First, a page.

To allude to something from earlier, it doesn't even pass the Wiffle Ball Field test, in which you check a potential playing area to make sure it doesn't have any overhangs, trees, or other impediments that can alter the game negatively.

The city of St. Petersburg thought it would be a good idea to build catwalks that could be reached by routine pop-ups. I have trouble even typing that without getting angry. I don't want to lose a pennant because Carlos Pena can hit the ball high.

My point being: Let's ensure deciding playoff games are played at actual baseball fields, preferably ones located in the Bronx, NY, USA.

His last start against Baltimore not withstanding, you have to feel confident Sabathia will do his job tonight, and at least keep pace with Price. The real test will come from the Yankee offense, which is battered and looking, well, a bit long in the tooth as the regular season winds down.

Derek Jeter's career-worst season trudges on, Jorge Posada is in denial about his concussion, Nick Swisher admitted his sore knee isn't getting any better, and Mark Teixeira has fallen into yet another mini-funk.

Someone needs to step up, and it's going to take more than just Sabathia.

The Yankees have proved they can win games this year. Tonight, we'll start to learn if they have the guts, too.

Dan Hanzus writes the Yankees blog River & Sunset and can be reached via e-mail at Follow Dan on Twitter @danhanzus.

Tuesday, September 7, 2010

Can greatness still be expected of A-Rod?

Alex Rodriguez locked in on a Brian Matusz offering on Monday and unleashed the instantly-recognizable swing that has always seemed too easy, too effortless, to do any real damage.

But we know better by now. Rodriguez cocked his head to follow the flight of the ball then flashed his trademark "Trust me, I'm awesome" glance into his own dugout, always the sign you know he got all of it.

If it were the old Stadium, the ball would have landed snugly in the non-bastardized version of Monument Park. In the new house, it hit the back wall of the visitor's bullpen. A flick of his wrists and the ball traveled 429 feet.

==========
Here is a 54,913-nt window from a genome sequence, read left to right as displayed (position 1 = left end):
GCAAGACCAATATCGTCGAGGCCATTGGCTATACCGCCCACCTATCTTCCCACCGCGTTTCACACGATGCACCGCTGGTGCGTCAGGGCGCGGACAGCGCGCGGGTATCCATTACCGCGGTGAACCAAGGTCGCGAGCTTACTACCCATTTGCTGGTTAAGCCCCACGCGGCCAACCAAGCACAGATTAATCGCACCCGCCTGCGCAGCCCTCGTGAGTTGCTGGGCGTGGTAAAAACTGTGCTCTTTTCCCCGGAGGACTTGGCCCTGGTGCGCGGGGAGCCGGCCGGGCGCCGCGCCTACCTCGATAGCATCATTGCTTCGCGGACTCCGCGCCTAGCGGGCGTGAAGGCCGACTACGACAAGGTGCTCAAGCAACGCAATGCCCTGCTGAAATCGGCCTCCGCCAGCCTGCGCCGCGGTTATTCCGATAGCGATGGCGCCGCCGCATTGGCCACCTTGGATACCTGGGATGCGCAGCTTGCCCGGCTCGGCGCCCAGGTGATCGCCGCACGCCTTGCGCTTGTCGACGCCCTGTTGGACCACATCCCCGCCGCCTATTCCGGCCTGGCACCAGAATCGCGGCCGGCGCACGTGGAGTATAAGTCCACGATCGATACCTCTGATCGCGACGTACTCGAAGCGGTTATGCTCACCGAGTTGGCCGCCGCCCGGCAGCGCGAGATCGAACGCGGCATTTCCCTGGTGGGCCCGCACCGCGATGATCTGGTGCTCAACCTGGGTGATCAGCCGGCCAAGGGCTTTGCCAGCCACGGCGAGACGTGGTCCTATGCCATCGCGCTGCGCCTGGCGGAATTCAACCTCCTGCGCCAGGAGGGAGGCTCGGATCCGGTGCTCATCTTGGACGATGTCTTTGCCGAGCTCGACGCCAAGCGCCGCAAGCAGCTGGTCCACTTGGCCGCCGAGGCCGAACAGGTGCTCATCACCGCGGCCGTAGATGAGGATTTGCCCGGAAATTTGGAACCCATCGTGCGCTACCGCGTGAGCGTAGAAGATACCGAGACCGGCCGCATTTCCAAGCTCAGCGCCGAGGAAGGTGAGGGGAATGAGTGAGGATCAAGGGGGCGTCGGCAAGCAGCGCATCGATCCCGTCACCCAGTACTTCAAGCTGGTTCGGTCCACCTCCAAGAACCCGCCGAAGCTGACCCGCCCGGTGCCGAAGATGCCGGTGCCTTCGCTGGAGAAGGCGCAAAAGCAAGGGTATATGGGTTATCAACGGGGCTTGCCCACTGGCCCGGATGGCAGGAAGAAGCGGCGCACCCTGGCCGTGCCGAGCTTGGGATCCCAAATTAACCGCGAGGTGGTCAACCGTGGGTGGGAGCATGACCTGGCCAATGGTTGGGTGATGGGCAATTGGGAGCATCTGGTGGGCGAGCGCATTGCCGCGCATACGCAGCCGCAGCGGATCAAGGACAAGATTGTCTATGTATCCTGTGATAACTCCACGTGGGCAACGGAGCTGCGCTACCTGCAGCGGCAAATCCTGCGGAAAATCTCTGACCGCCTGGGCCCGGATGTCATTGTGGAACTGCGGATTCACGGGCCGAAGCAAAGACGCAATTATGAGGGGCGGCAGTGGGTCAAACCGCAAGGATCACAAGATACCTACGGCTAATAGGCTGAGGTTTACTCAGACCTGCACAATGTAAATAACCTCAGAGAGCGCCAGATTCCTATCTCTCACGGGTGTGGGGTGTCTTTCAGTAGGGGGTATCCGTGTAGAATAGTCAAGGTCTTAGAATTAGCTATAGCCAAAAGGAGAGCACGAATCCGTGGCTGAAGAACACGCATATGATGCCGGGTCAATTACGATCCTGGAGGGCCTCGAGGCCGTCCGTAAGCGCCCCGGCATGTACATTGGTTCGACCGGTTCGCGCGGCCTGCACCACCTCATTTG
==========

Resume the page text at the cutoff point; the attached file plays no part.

He can still be an amazing player to watch when you catch him at the right time.

Alex Rodriguez is 35 years old now, may or may not have a degenerative hip issue, and has had trouble staying on the field for extended periods this season. Looking at his numbers, it's fair to assert that the 2010 season represents the beginning of a decline.

This wouldn't be as premature as some people think. He's been in the Majors since he was 18, accumulating over 10,000 at-bats in the process. That's a lot of innings in the field, a lot of road trips, a lot of swings that look so free and easy but are really violent acts of physics.

The man who only four years ago hit 14 homers in one April now sits at 22 homers as we creep toward mid-September. Keeping his streak alive of 12 straight 30+ home runs seasons would take a tear I'm not sure is in him.

But then again, we were thinking that around this time last year as well. Then came the two-homer, eight-RBI inning that closed the regular season, setting the table for an outstanding postseason that took his baseball reputation off life support.

Make no mistake: The Yankees do not win the World Series in 2009 without Rodriguez. Mark Teixeira played that postseason like his family was secretly being held for ransom, and key role players like Nick Swisher, Phil Hughes, and Robinson Cano all struggled.

For all the crap A-Rod has taken from both the A-Rod haters, Yankees fans, and the large faction of A-Rod haters who are Yankees fans, he doesn't get enough credit for how he carried New York through three rounds of playoffs last season.

The Yankees will make the playoffs again in 2010, with a whole host of new challenges. The roster is different, and the opponents could differ as well. But New York will still need a big-time performance from Rodriguez.

The question becomes, does he have it in him? The pessimist in my wants to say no, that A-Rod will struggle in an ugly ALDS knockout, come into camp in February and proclaim he never was healthy in 2009.

"I never really felt comfortable at the plate last year," he would say, repeatedly pursing his oddly-shaded lips. "But I've worked hard with K-Long all winter and I've never felt better heading into a season."

It's almost too obvious.

But then again, hasn't A-Rod earned the right for us to purge these negative thoughts associated with him and October baseball? I'm sure he would say yes, but there are probably many people—myself included—who would like to see him do it again before clearing him of past sins forever.